Biotech catalysts on the horizon
The second quarter should bring pivotal data for Karuna and key cardiomyopathy results for Alnylam, while Ionis's eplontersen lags in amyloidosis.
An earlier analysis by Evaluate Vantage concentrated on upcoming big pharma data reveals; here, we look at the clinical results due for biotech companies with a market cap of $1bn and above.
Pivotal data are expected on Karuna’s schizophrenia project KarXT, and the hope is that it can maintain the effect size seen in an earlier study. Alnylam, meanwhile, is keen to expand Onpattro into cardiomyopathy in amyloidosis. Ionis might be lagging behind with its amyloidosis project eplontersen, with polyneuropathy results due soon, but it has at least secured a big pharma partner.
KarXT is Karuna’s lead programme. It is a fixed-dose combination of xanomeline, a muscarinic M1/M4 agonist, and trospium chloride, a muscarinic antagonist, an approach designed to reduce peripheral side effects. The therapy performed well in an earlier study, but a phase 3 study will show whether the effect size narrows – a common issue for CNS studies.
In the phase 3 Emergent-2 trial, 246 patients were given KarXT twice daily versus placebo. The primary endpoint, the change from baseline in positive and negative syndrome scale (PANSS) total score at week 5, is the same as in the phase 2 Emergent-1 trial.
Emergent-1, which enrolled 182 patients, showed a statistically significant placebo-adjusted 11.6-point mean reduction in total PANSS score at week 5. Between treatment and placebo there were also similar rates of weight gain and somnolence, issues that have plagued older schizophrenia drugs.
For filing the FDA says Emergent-1 plus a successful phase 3 and additional safety data are needed. A second pivotal study, Emergent-3, is ongoing and data were due in the second half of this year; however, more than half of the trial sites are in Ukraine, leading Karuna to withdraw its previous timing guidance.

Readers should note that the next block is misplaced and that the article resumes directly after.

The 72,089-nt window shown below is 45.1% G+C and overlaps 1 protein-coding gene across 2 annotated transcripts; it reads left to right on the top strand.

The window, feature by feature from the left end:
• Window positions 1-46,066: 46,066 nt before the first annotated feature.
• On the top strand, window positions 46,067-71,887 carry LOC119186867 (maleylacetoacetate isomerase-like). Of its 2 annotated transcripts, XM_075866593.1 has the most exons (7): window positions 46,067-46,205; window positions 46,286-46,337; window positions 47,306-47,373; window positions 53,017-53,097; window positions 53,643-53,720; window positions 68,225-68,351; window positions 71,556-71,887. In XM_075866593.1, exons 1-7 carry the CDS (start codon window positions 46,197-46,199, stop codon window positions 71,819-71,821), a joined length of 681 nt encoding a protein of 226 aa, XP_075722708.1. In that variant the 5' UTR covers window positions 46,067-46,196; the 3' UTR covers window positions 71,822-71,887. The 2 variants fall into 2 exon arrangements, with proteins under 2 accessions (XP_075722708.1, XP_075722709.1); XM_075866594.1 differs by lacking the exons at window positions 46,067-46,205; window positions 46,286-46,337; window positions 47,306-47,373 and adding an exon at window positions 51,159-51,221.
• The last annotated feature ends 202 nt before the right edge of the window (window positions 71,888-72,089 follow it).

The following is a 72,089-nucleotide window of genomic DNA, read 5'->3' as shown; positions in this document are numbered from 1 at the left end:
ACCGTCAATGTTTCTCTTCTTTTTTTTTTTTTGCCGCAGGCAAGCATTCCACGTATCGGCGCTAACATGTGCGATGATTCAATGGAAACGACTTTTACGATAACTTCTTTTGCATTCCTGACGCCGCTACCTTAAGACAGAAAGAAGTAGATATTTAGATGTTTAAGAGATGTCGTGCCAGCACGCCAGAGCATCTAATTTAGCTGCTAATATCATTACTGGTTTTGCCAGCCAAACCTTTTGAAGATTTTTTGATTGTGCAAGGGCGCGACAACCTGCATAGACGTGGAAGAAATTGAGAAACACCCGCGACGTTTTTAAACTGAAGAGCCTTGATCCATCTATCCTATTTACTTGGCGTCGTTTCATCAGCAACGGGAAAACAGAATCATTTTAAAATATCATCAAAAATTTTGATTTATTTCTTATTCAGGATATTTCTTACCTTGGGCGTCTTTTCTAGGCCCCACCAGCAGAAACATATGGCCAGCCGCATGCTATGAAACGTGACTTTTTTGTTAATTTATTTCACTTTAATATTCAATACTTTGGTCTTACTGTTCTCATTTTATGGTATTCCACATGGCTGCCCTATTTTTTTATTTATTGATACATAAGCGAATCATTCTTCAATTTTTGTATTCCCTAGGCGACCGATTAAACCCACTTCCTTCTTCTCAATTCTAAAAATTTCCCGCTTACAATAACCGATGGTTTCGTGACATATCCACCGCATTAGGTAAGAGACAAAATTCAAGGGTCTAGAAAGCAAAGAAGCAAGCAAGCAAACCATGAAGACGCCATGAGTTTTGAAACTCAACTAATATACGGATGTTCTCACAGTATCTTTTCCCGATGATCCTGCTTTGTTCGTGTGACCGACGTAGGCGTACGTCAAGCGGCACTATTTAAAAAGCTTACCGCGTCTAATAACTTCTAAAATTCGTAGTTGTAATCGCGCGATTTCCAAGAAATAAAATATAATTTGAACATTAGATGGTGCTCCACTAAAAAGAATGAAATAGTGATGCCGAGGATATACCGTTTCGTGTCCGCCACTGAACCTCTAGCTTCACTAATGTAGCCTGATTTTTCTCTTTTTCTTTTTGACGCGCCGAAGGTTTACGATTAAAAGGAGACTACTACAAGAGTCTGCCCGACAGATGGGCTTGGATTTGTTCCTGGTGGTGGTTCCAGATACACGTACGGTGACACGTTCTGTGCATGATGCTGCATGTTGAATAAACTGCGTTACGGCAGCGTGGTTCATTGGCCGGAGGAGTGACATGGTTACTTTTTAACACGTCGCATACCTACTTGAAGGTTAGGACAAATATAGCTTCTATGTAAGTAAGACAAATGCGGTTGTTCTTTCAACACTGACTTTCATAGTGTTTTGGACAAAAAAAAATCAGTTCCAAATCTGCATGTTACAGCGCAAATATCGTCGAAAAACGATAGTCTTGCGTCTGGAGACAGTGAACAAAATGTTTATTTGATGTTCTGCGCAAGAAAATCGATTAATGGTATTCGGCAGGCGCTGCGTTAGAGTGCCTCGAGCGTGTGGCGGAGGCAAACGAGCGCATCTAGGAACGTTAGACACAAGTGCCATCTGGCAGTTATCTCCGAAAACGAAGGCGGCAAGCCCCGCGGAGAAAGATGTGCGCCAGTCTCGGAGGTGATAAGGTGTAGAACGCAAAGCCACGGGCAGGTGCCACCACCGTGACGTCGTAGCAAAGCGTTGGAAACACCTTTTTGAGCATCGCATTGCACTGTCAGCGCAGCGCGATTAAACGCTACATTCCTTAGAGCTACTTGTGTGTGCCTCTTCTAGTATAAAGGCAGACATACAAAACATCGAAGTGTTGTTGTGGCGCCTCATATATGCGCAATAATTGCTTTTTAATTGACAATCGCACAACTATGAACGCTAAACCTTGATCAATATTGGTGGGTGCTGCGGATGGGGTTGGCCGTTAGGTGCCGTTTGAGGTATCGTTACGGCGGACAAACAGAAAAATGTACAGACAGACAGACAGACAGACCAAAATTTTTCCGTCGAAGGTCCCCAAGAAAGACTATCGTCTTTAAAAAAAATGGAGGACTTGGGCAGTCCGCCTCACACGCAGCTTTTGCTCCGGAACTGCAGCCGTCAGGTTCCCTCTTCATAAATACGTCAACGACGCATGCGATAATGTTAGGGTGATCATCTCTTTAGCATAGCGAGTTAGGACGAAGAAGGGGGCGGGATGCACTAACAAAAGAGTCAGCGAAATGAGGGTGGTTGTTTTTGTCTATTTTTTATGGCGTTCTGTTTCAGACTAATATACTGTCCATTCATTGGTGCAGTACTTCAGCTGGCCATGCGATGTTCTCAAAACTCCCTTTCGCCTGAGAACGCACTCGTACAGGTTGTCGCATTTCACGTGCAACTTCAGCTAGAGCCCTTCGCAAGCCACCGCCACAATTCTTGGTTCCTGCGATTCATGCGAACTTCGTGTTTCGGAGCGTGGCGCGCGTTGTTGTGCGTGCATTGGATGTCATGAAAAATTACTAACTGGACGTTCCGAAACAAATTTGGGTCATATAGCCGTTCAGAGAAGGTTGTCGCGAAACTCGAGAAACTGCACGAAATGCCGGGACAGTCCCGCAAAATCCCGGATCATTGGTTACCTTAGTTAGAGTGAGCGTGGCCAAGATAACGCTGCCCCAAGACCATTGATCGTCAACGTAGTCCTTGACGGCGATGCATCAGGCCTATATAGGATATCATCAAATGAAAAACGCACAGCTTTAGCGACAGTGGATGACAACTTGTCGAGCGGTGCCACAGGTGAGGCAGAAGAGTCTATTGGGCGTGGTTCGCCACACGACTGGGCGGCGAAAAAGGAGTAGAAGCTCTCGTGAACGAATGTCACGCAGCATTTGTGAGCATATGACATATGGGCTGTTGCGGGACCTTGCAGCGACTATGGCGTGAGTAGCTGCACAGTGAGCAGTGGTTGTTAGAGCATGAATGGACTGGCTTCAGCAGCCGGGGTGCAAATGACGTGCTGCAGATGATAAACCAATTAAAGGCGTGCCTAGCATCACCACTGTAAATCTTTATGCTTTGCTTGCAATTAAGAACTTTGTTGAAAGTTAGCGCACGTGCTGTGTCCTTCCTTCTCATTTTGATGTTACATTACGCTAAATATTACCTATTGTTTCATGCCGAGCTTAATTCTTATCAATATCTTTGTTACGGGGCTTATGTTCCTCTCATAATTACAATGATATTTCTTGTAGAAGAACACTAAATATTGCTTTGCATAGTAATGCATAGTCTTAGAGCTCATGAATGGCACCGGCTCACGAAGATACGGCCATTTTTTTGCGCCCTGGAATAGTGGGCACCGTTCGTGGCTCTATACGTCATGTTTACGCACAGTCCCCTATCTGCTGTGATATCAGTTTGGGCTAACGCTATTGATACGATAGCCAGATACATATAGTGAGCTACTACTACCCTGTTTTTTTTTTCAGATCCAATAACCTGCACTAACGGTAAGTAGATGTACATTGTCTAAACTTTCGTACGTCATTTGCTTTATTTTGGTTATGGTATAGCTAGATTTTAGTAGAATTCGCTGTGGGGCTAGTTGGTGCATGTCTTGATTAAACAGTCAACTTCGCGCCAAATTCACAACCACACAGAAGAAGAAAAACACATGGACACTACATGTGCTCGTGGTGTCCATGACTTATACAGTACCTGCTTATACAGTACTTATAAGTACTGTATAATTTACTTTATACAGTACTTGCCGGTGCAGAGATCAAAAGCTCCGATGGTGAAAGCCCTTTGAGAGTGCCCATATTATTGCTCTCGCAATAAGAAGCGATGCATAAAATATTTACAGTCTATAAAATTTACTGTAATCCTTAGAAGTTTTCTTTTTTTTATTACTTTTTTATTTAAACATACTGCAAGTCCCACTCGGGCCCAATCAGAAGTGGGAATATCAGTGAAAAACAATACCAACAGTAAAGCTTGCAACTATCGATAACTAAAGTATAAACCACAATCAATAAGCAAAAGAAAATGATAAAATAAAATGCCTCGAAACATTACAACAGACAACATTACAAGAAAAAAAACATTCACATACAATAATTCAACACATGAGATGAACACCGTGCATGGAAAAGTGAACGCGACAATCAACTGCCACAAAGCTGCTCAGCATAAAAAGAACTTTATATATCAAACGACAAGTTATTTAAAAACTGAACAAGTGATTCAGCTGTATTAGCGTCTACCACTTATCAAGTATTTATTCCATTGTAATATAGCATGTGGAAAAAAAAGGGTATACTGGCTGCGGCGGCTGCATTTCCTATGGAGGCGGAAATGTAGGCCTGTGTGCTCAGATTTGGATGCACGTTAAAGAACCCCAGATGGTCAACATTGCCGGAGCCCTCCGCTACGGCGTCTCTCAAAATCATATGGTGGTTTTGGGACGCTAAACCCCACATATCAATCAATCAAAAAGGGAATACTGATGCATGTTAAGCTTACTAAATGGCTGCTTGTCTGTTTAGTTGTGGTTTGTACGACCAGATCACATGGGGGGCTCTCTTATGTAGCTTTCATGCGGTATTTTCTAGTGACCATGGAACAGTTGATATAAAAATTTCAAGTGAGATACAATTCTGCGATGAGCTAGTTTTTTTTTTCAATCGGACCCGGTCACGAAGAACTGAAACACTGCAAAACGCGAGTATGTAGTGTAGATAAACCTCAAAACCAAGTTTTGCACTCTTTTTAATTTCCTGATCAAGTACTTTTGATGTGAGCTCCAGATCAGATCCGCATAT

Despite the setback Karuna should have enough data for a filling as Emergent-5, an ongoing open-label study, is to be upsized and should provide long-term safety and tolerability data.
Apollo-B data will see whether Alnylam can move Onpattro, its intravenous RNAi therapy, into cardiomyopathy of transthyretin-mediated amyloidosis. Onpattro is already approved for polyneuropathy, a disorder where amyloid is deposited in the peripheral nerves, but getting a win in cardiomyopathy would open a bigger market.
The primary endpoint of Apollo-B is the change from baseline in six-minute walk test at 12 months. Sentiment over the endpoint took a hit at the end of last year when Bridgebio’s acoramidis failed on the same measure, with placebo patients performing better than expected.
There are several theories regarding Bridgebio’s failure, including a possible training effect on six-minute walk, and that the study recruited patients with mild disease. Alnylam has said it has minimised the number of screening and baseline assessments to try and combat a potential training effect.
Results from Apollo-B will read through to Alnylam’s subcutaneous Onpattro follow-on, vutrisiran. This project has a Pdufa date in April for polyneuropathy, and an ongoing cardiomyopathy study, Helios-B, is expected to yield data in 2024.
Another company hoping to make its mark in a crowded amyloidosis space is Ionis. Data on its subcutaneous antisense project eplontersen are due in polyneuropathy. The group struck a partnership in December with Astrazeneca worth $200m up front.